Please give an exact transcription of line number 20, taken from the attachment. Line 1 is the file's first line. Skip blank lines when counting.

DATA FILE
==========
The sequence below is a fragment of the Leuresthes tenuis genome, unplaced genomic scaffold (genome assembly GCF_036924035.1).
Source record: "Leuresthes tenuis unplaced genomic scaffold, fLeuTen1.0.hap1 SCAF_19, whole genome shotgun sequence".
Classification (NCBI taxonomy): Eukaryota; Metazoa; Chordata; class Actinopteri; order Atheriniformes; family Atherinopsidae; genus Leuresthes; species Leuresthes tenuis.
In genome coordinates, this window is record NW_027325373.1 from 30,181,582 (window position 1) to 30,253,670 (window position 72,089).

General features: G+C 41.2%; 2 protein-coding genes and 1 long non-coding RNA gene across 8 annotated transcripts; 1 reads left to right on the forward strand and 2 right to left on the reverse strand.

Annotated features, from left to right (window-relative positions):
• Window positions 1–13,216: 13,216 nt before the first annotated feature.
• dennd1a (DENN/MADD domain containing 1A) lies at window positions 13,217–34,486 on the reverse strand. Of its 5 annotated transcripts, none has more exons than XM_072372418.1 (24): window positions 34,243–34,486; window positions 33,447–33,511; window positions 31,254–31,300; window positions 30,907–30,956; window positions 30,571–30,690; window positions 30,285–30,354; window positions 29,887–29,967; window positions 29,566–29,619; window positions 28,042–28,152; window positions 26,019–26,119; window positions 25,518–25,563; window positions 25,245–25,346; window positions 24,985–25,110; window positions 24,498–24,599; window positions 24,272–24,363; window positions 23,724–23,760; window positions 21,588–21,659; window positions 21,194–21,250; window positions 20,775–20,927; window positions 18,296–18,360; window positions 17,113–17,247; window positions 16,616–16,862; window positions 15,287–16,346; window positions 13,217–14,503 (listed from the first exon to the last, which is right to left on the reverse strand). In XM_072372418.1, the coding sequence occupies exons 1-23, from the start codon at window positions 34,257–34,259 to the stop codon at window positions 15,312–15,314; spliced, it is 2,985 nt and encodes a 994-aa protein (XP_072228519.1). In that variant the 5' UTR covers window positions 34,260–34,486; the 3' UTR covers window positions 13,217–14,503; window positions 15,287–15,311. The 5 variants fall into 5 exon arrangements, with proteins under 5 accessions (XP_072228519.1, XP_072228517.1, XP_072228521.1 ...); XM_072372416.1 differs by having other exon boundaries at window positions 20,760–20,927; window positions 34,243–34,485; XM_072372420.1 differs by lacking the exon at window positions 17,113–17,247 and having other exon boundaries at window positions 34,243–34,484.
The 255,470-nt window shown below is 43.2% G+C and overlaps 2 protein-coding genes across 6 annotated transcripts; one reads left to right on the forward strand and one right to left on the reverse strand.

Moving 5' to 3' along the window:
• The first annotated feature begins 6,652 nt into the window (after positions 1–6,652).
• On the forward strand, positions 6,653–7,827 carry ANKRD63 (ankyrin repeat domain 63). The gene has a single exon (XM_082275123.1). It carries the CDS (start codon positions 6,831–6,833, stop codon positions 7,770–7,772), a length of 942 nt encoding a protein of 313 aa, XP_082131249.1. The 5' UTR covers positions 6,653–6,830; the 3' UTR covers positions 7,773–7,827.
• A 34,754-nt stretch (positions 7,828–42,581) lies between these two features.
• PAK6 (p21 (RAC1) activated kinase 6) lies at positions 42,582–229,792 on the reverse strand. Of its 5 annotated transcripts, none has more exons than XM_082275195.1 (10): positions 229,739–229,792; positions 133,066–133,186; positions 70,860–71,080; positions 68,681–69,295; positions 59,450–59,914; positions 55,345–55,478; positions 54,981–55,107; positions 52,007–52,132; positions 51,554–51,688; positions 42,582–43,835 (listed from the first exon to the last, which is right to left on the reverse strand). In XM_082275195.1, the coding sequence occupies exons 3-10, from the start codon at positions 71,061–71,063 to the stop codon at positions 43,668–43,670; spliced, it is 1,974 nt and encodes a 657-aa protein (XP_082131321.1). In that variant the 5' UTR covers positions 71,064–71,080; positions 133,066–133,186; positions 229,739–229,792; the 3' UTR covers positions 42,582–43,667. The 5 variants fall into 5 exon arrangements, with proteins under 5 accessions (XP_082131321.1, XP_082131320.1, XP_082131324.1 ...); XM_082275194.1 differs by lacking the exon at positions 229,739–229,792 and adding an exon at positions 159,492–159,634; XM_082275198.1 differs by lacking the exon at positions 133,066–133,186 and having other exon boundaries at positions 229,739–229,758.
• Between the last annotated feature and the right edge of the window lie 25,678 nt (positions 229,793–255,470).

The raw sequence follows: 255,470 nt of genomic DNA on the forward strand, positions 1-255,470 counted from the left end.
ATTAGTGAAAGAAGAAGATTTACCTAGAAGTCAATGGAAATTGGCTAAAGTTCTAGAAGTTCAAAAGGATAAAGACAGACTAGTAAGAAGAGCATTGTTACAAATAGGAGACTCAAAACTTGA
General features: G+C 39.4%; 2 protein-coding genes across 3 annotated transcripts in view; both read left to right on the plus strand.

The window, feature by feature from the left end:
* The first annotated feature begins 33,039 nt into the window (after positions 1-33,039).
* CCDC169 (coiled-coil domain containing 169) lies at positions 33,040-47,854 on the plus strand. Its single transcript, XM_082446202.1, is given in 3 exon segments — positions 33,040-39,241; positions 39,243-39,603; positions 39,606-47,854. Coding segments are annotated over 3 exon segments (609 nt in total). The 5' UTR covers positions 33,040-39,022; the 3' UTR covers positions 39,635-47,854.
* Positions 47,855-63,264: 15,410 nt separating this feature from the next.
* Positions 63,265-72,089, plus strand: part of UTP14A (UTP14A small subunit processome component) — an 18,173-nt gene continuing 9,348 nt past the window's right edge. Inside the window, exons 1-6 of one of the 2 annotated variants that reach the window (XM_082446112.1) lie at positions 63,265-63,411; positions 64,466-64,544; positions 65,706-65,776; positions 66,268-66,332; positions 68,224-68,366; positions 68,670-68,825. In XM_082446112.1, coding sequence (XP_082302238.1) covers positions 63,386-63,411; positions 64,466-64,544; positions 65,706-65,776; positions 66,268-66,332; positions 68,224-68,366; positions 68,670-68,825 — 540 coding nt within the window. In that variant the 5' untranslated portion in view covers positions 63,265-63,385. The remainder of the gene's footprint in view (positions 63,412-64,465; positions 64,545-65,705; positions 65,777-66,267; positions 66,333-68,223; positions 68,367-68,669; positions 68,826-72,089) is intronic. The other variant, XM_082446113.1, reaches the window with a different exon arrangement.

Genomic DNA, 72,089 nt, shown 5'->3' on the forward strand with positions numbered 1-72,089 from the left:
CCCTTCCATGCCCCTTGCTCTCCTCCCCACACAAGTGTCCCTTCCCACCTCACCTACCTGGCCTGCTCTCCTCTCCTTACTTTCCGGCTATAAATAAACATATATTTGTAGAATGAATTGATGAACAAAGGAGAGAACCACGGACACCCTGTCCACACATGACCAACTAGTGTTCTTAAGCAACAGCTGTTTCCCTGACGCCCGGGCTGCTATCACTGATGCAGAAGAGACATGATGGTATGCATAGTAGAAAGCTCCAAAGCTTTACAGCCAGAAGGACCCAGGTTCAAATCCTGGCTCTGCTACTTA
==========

* The first annotated feature begins 33,039 nt into the window (after positions 1-33,039).